"Advertised as a picturesque old stone-built water mill, the mill at Isham was the subject of an action at Wellingborough County Court.
Walter Freeman Harwar, property owner, 10, Dulka-road, London S.W.11, sought the rescission of the agreement to purchase the property, repayment of deposit, and damages.
Albert Ernest Fox and Henry Whitney, boot manufacturers, Burton Latimer, the owners of the mill, counter-claimed for the specific performance of the agreement.
Judgement was reserved in order that his Honour Judge Galbraith may inspect the property.
Mr. T. Lewis, counsel instructed by Mr. Mark Lemon, London, for the plaintiff, read the advertisement. He said Harwar paid a deposit of £35 on the purchase price of £350 and signed a memorandum of agreement. If the property had been correctly represented in the particulars of sale the agreement would never had been signed.
It was found that, instead of an area of 71/2 acres, there were 21/2, and that a meadow was waterlogged. The mill was a gutted ruin, and the wheel and machinery had been taken out.
He thought the words of Charles Dickens in Martin Chuzzlewhit, when Chuzzlewhit had bought land and described it as an "appalling swamp under water," fitted the meadow. A crop of hay could not be taken from it, and cattle could not be put on it. Apple trees were in the last stages of decay.
Mr. Lewis asked the Judge to see the property.
Harwar said his attention was first called to the property by a newspaper advertisement, appearing in April, 1937. He paid a deposit, and later found that two acres were under water.
Mr. Lewis: Did you get substantially what you set out to buy? - Harwar: No
Cross-examined by Dr. W. J. H. Cook, counsel for defendants, instructed by Messrs. Lamb and Stringer, Kettering, Harwar denied that a cottage and a building that had been used as a village institute on the property were alone worth £300.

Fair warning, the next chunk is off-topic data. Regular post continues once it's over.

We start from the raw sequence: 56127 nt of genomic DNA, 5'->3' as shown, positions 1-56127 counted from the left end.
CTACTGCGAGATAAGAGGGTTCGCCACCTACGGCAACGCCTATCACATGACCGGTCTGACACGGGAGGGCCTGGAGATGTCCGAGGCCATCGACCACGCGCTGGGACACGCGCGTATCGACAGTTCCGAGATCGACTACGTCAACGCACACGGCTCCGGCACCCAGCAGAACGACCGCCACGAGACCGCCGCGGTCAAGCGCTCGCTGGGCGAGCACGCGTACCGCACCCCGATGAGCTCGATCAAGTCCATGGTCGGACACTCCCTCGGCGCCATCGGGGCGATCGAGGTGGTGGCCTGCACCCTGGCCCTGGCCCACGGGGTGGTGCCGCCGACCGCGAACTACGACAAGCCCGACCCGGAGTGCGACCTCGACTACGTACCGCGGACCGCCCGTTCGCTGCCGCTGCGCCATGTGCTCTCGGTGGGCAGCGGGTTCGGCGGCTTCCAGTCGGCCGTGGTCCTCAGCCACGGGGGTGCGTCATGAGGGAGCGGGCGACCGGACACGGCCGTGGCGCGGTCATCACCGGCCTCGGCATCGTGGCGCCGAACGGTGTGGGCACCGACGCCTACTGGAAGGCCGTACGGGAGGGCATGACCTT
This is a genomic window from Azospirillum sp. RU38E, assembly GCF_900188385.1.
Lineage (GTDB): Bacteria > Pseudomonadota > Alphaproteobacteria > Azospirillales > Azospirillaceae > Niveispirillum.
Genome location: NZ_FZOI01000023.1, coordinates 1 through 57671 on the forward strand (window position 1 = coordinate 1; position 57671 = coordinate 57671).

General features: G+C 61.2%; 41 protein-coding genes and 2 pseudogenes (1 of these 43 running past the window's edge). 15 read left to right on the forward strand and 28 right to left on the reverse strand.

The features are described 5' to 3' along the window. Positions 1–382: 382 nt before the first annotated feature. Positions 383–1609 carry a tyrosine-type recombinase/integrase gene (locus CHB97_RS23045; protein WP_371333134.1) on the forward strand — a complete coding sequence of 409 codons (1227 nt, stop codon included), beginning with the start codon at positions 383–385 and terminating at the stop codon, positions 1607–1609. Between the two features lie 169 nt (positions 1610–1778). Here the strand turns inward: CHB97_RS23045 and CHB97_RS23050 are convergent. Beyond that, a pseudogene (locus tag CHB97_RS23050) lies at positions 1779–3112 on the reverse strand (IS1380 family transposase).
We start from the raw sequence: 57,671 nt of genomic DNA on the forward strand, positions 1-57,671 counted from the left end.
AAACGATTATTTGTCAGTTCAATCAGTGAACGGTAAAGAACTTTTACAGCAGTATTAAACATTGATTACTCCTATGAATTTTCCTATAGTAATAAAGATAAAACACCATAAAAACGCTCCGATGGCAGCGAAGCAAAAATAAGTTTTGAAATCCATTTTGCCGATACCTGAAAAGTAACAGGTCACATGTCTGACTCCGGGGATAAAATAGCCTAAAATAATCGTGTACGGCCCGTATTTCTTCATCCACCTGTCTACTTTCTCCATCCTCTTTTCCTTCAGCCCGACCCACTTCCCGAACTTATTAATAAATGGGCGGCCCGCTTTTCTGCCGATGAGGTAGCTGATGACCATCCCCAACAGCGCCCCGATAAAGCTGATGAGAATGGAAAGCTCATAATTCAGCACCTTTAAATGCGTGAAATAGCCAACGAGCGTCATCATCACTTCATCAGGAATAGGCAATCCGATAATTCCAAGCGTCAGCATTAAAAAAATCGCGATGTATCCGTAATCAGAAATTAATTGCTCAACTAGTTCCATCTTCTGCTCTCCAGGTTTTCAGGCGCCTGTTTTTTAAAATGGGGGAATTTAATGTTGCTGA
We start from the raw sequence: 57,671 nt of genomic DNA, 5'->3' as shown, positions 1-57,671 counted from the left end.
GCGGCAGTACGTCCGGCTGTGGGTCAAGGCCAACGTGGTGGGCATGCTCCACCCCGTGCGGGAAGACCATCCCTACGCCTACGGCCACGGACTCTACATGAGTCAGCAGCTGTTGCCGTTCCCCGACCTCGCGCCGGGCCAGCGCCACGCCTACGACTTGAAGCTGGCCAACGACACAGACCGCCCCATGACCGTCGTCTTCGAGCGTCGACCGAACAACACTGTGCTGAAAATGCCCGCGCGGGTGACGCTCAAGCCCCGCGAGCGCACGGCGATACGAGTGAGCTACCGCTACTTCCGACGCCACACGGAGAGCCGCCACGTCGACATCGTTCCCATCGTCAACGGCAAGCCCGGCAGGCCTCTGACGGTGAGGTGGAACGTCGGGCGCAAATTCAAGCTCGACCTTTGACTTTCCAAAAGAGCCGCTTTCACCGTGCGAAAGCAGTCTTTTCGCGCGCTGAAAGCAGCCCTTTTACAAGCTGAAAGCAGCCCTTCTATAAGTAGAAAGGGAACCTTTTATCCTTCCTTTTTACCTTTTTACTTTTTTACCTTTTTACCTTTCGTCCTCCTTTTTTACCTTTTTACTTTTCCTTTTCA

"TOOK HIS CHANCE"
He denied that a bill was pointed out to him in a London estate agent's office which stated that the mill was disused. Dr. Cook: You didn't expect a first-class mill, did you?
I expected a useable mill.
Harwar agreed that he took his chance.
Albert Ernest Fox said he bought the property in 1920 for £1,150, and the mill was working until four years ago. The meadows were not different from others except one was low. They has not been grazed for a long time. The shafting was taken out and realised £55. There was a substantial warehouse, used as a village institute until four years ago. The spot was considered ideal for leather-dressing.
Hamilton Palmer, a London esate agent, said when Harwar came to see him about purchase he said the place was nothing but a swamp, and he agreed to take a chance. Nothing was said about inspecting the property, he gathered Harwar knew the place.
Witness added that he pointed out a bill in his office to Harwar which said the mill was disused.
Cross-examined, Palmer said he was not confusing the conversation with one that someone else had taken part in.
The Judge said it was a pure question of fact, and he would go and view the property. The truth pobably lay mid-way between the two."